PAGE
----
|Prior Date||Archive Index||Next Date|
WITandWISDOM(tm) - September 6, 2006
Your mind will give you knowledge. Your heart will tell you what to do with it.
Submitted by Elaine
~~~~~~~ SPECIAL THOUGHTS:
"A Super Market Owner and a Super Employee"
The author wishes to remain anonymous
Edited by Shmuel Greenbaum
I recently acquired a small supermarket and decided that three weeks after opening, I would hire a developmentally delayed adult to work in my store.
Sam is a kind, friendly 23-year old. He is eager to work and comes in on time and leaves with a smile on his face. He thanks me each week.
I can not tell you how I pray that business will get busier and allow me to hire more developmentally delayed employees. I can not tell you the look in Sam’s eyes when I treat him for a soda or a lunch from time to time. He is by far one of my kindest, sweetest and hardest workers.
I have a six year old son who was diagnosed with Pervasive Developmental Disorders and I am a firm believer of "paying it forward". Someday; I hope, that when the time comes, someone out there will offer a job to my son and afford him a sense of accomplishment, pride and happiness in himself. That is what I believe my dear employee, Sam feels.
Source: Kind Words, mailto:Kindness-subscribe@PartnersInKindness.org
~~~~~~~ THIS & THAT:
Because I’m a Man . . .
Because I'm a man, when I lock my keys in the car I will fiddle with a wire clothes hanger and ignore your suggestions that we call a road service until long after hypothermia has set in.
Because I'm a man, when the car isn't running very well, I will pop the hood and stare at the engine as if I know what I'm looking at. If another man shows up, one of us will say to the other, "I used to be able to fix these things, but now with all these computers and everything, I wouldn't know where to start."
Because I'm a man, when I catch a cold I need someone to bring me soup and take care of me while I lie in bed and moan. You never get as sick as I do, so for you this isn't an issue.
Because I'm a man, I can be relied upon to purchase basic groceries at the store, like milk or bread. I cannot be expected to find exotic items like "Cumin" or "Tofu". For all I know these are the same thing.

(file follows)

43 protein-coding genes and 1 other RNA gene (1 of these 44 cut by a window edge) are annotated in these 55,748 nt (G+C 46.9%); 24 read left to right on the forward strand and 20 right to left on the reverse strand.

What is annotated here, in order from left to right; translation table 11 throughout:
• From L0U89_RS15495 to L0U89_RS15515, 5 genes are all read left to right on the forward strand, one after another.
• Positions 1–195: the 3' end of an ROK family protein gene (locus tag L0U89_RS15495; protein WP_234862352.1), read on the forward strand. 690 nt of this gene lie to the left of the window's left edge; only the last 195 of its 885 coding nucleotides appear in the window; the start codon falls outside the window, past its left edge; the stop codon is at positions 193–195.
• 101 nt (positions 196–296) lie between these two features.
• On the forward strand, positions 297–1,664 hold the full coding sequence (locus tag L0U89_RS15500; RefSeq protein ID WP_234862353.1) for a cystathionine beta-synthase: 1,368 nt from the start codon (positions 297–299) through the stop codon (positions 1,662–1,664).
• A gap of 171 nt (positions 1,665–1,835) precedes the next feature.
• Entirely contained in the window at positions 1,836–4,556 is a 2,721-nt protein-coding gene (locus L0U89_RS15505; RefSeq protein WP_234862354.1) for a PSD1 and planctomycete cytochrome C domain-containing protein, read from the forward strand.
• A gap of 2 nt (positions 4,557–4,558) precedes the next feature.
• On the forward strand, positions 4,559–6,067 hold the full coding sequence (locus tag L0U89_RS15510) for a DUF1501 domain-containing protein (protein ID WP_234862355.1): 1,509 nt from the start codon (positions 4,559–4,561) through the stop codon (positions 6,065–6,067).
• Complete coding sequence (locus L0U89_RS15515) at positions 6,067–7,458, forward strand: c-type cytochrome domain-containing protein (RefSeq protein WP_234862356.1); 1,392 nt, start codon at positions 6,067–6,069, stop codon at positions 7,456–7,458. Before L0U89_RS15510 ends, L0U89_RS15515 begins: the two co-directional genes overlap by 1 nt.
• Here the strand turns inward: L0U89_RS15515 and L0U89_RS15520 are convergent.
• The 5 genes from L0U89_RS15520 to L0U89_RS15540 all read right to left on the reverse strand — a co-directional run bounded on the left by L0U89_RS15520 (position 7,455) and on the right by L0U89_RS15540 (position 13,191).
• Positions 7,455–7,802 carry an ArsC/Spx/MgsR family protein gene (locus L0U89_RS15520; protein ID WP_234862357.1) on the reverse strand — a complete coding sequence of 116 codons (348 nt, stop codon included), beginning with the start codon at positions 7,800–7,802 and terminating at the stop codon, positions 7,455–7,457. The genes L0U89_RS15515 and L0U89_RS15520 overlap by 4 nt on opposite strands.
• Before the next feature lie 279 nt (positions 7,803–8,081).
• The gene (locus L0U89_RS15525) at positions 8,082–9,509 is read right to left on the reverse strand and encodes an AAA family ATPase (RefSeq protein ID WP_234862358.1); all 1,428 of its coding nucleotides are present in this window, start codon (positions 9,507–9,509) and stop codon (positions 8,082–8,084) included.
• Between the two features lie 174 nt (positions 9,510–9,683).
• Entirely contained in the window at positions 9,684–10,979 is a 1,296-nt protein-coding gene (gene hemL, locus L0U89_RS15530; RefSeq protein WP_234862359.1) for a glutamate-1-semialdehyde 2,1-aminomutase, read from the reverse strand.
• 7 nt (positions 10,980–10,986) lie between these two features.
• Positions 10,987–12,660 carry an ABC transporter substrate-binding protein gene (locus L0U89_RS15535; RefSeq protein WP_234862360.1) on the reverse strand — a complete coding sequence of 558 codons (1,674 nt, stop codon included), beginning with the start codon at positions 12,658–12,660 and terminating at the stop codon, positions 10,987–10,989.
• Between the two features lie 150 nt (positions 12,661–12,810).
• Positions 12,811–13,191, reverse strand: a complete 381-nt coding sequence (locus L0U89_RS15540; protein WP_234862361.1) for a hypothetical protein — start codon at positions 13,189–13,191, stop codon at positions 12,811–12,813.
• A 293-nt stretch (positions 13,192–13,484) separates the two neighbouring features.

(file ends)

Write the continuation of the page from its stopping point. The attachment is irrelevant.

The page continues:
Because I'm a man, when one of our appliances stops working I will insist on taking it apart, despite evidence that this will just cost me twice as much once the repair person gets here and has to put it back together.
Because I'm a man, I must hold the television remote control in my hand while I watch TV. If the thing has been misplaced, I may miss a whole show looking for it (though one time I was able to survive by holding a calculator).
Because I'm a man, you don't have to ask me if I liked the movie. Chances are, if you're crying at the end of it, I didn't.
Because I'm a man, I think what you're wearing is fine. I thought what you were wearing five minutes ago was fine, too. Either pair of shoes is fine. With the belt or without it looks fine. Your hair is fine. You look fine. Can we just go now?
Submitted by Lucille Baker
~~~~~~~ KEEP SMILING:
Because I had missed a few appointments with my chiropractor, his receptionist, Candice, started calling me with a reminder.
Once, however, I made it to the office without the customary phone call from her. She ushered me into the doctor's office, and when I came out, I told her how pleased I was that I had remembered.
"Actually," she said, "your appointment's not till next week."
Submitted by Lorraine
I remember well the visit I made to the strangest cemetery on earth while exploring the northern parts of Cairo, Egypt. This cemetery is called the "City of the Dead." The place hardly seems like a cemetery because it is teeming with life and activity. Over a span of centuries, the great Egyptian rulers of ages past built acres and acres of huge and elaborate mausoleums and tombs. As tradition dictated, each of these burial places had its own "party room." Around the fourteenth century, thousands of poor people seeking shelter began squatting in these tombs. Now, this area, classified as a suburb of Cairo, has its own ZIP code, post office, police station, shops, electricity, running water, and sewerage system.
Peering into the tombs, I could see how these people conduct their everyday lives—sleeping, cooking, and eating. I was impressed with how they've made use of the smaller gravestones, turning them as needed into washing lines and tables. And all through this area are stone coffins filled with human remains—right in the middle of the current inhabitants' living space.
By Doug Batchelor in Broken Chains (Pacific Press 2004)